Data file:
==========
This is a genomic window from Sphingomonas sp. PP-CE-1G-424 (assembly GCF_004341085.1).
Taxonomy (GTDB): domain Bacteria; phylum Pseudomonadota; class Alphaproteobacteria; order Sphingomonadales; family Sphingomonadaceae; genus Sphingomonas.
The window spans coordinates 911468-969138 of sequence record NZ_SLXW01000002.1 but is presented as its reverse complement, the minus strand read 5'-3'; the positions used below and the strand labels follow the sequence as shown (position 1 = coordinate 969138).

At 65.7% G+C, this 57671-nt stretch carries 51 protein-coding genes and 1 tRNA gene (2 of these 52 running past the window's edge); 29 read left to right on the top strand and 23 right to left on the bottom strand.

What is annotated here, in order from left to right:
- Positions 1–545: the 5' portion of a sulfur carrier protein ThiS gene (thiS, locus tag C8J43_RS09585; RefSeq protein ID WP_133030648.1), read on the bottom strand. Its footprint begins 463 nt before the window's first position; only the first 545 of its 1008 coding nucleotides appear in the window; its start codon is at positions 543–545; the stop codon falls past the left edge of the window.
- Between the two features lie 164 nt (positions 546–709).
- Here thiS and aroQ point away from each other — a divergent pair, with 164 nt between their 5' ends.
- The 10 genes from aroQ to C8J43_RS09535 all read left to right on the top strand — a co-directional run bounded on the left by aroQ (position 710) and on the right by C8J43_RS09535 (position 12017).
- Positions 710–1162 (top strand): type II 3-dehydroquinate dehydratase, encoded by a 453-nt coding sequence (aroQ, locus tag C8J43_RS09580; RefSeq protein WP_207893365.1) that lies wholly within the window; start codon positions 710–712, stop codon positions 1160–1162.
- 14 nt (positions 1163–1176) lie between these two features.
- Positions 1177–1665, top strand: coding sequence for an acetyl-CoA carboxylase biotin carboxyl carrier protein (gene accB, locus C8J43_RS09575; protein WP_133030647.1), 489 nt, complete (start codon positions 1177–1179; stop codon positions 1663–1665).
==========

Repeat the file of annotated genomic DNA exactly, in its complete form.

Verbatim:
This is a genomic window from Sphingomonas sp. PP-CE-1G-424 (assembly GCF_004341085.1).
Taxonomy (GTDB): domain Bacteria; phylum Pseudomonadota; class Alphaproteobacteria; order Sphingomonadales; family Sphingomonadaceae; genus Sphingomonas.
The window spans coordinates 911468-969138 of sequence record NZ_SLXW01000002.1 but is presented as its reverse complement, the minus strand read 5'-3'; the positions used below and the strand labels follow the sequence as shown (position 1 = coordinate 969138).

At 65.7% G+C, this 57671-nt stretch carries 51 protein-coding genes and 1 tRNA gene (2 of these 52 running past the window's edge); 29 read left to right on the top strand and 23 right to left on the bottom strand.

What is annotated here, in order from left to right:
- Positions 1–545: the 5' portion of a sulfur carrier protein ThiS gene (thiS, locus tag C8J43_RS09585; RefSeq protein ID WP_133030648.1), read on the bottom strand. Its footprint begins 463 nt before the window's first position; only the first 545 of its 1008 coding nucleotides appear in the window; its start codon is at positions 543–545; the stop codon falls past the left edge of the window.
- Between the two features lie 164 nt (positions 546–709).
- Here thiS and aroQ point away from each other — a divergent pair, with 164 nt between their 5' ends.
- The 10 genes from aroQ to C8J43_RS09535 all read left to right on the top strand — a co-directional run bounded on the left by aroQ (position 710) and on the right by C8J43_RS09535 (position 12017).
- Positions 710–1162 (top strand): type II 3-dehydroquinate dehydratase, encoded by a 453-nt coding sequence (aroQ, locus tag C8J43_RS09580; RefSeq protein WP_207893365.1) that lies wholly within the window; start codon positions 710–712, stop codon positions 1160–1162.
- 14 nt (positions 1163–1176) lie between these two features.
- Positions 1177–1665, top strand: coding sequence for an acetyl-CoA carboxylase biotin carboxyl carrier protein (gene accB, locus C8J43_RS09575; protein WP_133030647.1), 489 nt, complete (start codon positions 1177–1179; stop codon positions 1663–1665).